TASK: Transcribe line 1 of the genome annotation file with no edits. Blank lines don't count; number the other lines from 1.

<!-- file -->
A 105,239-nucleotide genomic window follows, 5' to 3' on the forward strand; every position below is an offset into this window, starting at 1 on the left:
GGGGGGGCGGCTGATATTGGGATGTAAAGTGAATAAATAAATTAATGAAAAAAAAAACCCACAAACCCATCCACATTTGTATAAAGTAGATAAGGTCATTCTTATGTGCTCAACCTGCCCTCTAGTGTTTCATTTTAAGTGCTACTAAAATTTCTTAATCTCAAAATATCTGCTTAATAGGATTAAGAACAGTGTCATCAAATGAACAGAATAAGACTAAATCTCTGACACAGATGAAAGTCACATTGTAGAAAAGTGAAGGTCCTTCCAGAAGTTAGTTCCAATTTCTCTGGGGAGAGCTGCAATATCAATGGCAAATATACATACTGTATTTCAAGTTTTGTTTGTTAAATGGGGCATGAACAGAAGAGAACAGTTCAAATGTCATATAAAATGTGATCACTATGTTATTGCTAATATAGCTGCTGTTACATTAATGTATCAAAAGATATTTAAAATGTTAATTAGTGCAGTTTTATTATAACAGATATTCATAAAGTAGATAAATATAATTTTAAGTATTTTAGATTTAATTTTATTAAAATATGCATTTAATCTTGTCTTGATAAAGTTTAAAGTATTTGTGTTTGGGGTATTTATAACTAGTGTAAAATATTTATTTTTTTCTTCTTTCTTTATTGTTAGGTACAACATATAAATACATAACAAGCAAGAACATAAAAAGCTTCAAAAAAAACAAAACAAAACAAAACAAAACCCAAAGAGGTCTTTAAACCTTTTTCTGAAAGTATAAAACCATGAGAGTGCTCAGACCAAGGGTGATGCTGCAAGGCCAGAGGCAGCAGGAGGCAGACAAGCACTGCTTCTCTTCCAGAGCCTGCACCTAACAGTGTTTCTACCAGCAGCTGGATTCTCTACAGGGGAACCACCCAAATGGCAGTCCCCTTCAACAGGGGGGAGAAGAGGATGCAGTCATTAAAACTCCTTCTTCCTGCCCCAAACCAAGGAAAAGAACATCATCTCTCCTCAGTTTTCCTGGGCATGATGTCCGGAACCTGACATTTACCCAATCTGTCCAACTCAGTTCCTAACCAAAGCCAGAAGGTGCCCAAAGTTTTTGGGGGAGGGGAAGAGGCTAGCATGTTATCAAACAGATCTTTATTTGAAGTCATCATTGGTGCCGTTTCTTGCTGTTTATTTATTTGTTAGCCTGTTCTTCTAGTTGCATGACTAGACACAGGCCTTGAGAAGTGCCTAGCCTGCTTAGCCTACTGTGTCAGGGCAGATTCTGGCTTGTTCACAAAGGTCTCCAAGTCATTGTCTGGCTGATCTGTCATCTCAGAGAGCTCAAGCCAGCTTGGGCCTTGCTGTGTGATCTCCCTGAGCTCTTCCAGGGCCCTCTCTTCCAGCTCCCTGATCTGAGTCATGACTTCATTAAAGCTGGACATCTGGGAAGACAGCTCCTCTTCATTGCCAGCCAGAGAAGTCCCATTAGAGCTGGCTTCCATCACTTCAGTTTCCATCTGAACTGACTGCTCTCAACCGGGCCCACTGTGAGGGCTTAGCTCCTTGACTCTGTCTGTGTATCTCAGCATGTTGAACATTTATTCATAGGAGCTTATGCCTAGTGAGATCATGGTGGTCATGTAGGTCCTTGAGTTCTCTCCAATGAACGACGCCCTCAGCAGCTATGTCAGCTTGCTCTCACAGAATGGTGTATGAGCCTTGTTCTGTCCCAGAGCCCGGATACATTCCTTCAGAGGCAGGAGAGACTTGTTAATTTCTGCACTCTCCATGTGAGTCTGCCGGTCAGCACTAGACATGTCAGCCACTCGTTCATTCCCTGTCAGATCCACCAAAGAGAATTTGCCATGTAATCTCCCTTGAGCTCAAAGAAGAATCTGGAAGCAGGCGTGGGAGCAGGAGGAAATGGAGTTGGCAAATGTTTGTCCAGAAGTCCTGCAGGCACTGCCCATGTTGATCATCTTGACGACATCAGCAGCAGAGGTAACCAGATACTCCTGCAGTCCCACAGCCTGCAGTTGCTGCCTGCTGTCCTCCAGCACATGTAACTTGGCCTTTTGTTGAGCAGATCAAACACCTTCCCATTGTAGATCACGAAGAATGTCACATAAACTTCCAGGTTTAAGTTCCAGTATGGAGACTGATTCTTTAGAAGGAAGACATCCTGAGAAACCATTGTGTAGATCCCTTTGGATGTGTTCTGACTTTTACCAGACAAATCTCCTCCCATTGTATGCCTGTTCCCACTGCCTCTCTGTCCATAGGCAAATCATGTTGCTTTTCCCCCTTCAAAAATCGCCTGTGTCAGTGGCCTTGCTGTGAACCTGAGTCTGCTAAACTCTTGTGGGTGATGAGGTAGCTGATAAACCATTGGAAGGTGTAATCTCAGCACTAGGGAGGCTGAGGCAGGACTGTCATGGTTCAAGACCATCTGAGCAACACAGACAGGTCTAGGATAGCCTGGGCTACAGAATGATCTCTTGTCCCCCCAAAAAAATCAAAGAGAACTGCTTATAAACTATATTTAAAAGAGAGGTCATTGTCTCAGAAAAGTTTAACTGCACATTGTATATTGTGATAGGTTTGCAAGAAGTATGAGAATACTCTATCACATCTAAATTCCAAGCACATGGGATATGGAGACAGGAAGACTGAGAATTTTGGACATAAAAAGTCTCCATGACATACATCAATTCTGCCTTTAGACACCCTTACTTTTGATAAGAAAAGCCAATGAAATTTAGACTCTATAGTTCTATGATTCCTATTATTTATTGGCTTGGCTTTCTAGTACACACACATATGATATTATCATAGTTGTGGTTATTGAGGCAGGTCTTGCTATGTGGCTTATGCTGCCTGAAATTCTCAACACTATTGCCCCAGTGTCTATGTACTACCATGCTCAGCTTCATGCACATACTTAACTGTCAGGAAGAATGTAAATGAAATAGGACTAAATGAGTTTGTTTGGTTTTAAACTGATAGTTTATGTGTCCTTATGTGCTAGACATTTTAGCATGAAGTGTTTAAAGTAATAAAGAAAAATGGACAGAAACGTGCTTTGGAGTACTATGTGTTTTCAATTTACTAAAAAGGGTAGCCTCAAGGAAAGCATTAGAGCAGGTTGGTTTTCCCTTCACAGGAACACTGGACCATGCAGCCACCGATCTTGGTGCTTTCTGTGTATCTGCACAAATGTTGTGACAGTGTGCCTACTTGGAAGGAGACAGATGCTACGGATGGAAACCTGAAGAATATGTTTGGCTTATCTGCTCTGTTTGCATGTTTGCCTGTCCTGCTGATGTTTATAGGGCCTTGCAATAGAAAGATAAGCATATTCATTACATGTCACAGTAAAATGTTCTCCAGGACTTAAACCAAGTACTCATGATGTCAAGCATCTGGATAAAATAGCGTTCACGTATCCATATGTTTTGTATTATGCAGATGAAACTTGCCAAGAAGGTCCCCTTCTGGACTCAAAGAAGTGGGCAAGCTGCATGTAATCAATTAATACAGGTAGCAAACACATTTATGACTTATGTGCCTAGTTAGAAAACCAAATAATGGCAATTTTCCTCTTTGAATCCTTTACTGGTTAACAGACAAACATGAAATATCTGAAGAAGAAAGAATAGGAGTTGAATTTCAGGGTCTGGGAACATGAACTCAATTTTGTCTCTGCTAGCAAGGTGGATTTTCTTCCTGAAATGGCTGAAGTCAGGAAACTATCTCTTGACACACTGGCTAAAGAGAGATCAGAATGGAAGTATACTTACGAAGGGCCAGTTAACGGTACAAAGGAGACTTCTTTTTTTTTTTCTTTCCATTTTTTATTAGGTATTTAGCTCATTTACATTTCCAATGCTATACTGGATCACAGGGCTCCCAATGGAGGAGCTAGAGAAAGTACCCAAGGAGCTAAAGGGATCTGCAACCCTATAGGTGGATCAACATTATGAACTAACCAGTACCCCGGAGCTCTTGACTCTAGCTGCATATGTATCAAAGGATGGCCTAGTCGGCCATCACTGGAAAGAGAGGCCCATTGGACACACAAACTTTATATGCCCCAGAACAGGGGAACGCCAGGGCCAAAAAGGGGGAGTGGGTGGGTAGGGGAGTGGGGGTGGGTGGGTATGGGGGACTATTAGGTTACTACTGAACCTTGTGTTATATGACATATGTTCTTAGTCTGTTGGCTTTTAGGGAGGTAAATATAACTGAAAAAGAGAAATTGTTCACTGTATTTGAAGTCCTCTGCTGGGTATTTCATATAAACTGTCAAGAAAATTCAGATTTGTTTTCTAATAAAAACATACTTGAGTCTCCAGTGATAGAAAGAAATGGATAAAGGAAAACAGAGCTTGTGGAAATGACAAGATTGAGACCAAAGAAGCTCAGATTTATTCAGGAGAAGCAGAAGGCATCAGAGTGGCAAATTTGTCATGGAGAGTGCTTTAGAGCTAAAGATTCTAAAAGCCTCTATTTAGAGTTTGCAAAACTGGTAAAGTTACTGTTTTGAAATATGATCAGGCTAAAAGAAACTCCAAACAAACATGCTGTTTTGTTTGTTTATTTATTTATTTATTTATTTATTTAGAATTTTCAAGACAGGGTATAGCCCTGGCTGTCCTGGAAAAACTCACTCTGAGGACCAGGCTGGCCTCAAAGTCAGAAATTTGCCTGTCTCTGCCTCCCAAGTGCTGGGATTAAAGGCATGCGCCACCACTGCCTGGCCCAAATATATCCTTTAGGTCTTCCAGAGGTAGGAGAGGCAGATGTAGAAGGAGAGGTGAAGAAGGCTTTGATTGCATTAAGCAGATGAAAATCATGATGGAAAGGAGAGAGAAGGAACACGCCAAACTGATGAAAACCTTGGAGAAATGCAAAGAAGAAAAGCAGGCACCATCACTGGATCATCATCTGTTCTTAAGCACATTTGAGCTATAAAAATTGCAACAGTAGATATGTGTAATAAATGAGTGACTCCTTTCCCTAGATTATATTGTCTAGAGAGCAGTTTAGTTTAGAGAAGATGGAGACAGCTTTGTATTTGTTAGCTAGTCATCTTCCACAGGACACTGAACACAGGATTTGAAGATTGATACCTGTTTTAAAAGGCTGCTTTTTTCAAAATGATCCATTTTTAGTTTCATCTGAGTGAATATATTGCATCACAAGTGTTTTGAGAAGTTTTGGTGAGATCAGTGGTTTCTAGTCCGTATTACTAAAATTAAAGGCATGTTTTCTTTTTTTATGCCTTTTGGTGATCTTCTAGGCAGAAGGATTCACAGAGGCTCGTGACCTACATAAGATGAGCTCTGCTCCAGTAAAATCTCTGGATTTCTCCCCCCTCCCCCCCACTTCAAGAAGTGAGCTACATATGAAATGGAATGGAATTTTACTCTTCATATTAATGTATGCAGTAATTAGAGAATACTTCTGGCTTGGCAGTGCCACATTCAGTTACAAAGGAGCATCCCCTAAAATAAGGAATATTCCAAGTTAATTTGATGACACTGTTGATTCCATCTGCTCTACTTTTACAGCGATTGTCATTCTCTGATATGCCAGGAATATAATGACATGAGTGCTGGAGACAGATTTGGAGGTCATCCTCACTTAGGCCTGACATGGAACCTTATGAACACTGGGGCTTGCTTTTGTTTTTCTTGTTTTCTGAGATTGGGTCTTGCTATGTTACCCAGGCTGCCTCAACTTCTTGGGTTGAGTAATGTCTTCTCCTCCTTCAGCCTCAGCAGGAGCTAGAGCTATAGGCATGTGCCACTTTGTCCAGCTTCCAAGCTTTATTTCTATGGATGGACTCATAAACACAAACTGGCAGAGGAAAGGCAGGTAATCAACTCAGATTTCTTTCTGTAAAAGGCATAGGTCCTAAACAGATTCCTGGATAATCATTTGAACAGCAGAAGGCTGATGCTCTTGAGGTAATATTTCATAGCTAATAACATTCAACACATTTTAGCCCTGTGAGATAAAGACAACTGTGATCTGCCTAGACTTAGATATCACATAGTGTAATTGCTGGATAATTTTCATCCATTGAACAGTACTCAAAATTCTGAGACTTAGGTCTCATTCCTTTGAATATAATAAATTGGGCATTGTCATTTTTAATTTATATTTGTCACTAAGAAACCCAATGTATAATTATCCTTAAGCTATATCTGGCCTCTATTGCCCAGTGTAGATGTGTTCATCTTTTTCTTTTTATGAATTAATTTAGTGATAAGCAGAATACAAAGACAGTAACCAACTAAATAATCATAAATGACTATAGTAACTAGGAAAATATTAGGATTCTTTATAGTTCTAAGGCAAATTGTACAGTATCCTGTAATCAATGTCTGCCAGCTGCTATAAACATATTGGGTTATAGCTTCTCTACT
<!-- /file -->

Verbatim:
A 105,239-nucleotide genomic window follows, 5' to 3' on the forward strand; every position below is an offset into this window, starting at 1 on the left: